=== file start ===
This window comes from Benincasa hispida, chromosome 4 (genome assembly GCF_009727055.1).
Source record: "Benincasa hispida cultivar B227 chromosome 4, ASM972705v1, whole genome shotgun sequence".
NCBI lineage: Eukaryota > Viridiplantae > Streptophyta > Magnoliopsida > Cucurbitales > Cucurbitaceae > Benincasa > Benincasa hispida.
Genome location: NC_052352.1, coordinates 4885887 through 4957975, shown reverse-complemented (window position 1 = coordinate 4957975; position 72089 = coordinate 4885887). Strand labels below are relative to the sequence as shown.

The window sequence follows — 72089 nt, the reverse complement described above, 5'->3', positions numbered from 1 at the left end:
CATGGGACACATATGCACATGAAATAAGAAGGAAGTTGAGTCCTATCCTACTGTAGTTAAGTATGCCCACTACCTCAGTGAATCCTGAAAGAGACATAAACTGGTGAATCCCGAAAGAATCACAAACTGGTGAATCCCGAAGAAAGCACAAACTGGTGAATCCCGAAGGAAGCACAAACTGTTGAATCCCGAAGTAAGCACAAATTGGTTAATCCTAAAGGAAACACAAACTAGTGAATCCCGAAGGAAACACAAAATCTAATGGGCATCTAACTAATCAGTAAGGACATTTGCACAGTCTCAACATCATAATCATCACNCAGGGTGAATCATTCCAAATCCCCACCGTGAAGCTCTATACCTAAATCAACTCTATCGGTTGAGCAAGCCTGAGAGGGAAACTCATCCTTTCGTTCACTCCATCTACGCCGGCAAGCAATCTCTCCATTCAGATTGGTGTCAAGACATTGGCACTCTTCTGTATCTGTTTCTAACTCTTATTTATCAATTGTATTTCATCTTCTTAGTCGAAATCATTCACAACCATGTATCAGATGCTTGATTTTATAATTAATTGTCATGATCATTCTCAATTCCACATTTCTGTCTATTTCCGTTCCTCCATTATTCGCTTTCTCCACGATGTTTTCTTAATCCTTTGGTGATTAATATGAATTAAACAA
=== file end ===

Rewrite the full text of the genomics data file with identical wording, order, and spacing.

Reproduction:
This window comes from Benincasa hispida, chromosome 4 (genome assembly GCF_009727055.1).
Source record: "Benincasa hispida cultivar B227 chromosome 4, ASM972705v1, whole genome shotgun sequence".
NCBI lineage: Eukaryota > Viridiplantae > Streptophyta > Magnoliopsida > Cucurbitales > Cucurbitaceae > Benincasa > Benincasa hispida.
Genome location: NC_052352.1, coordinates 4885887 through 4957975, shown reverse-complemented (window position 1 = coordinate 4957975; position 72089 = coordinate 4885887). Strand labels below are relative to the sequence as shown.

The window sequence follows — 72089 nt, the reverse complement described above, 5'->3', positions numbered from 1 at the left end:
CATGGGACACATATGCACATGAAATAAGAAGGAAGTTGAGTCCTATCCTACTGTAGTTAAGTATGCCCACTACCTCAGTGAATCCTGAAAGAGACATAAACTGGTGAATCCCGAAAGAATCACAAACTGGTGAATCCCGAAGAAAGCACAAACTGGTGAATCCCGAAGGAAGCACAAACTGTTGAATCCCGAAGTAAGCACAAATTGGTTAATCCTAAAGGAAACACAAACTAGTGAATCCCGAAGGAAACACAAAATCTAATGGGCATCTAACTAATCAGTAAGGACATTTGCACAGTCTCAACATCATAATCATCACNCAGGGTGAATCATTCCAAATCCCCACCGTGAAGCTCTATACCTAAATCAACTCTATCGGTTGAGCAAGCCTGAGAGGGAAACTCATCCTTTCGTTCACTCCATCTACGCCGGCAAGCAATCTCTCCATTCAGATTGGTGTCAAGACATTGGCACTCTTCTGTATCTGTTTCTAACTCTTATTTATCAATTGTATTTCATCTTCTTAGTCGAAATCATTCACAACCATGTATCAGATGCTTGATTTTATAATTAATTGTCATGATCATTCTCAATTCCACATTTCTGTCTATTTCCGTTCCTCCATTATTCGCTTTCTCCACGATGTTTTCTTAATCCTTTGGTGATTAATATGAATTAAACAA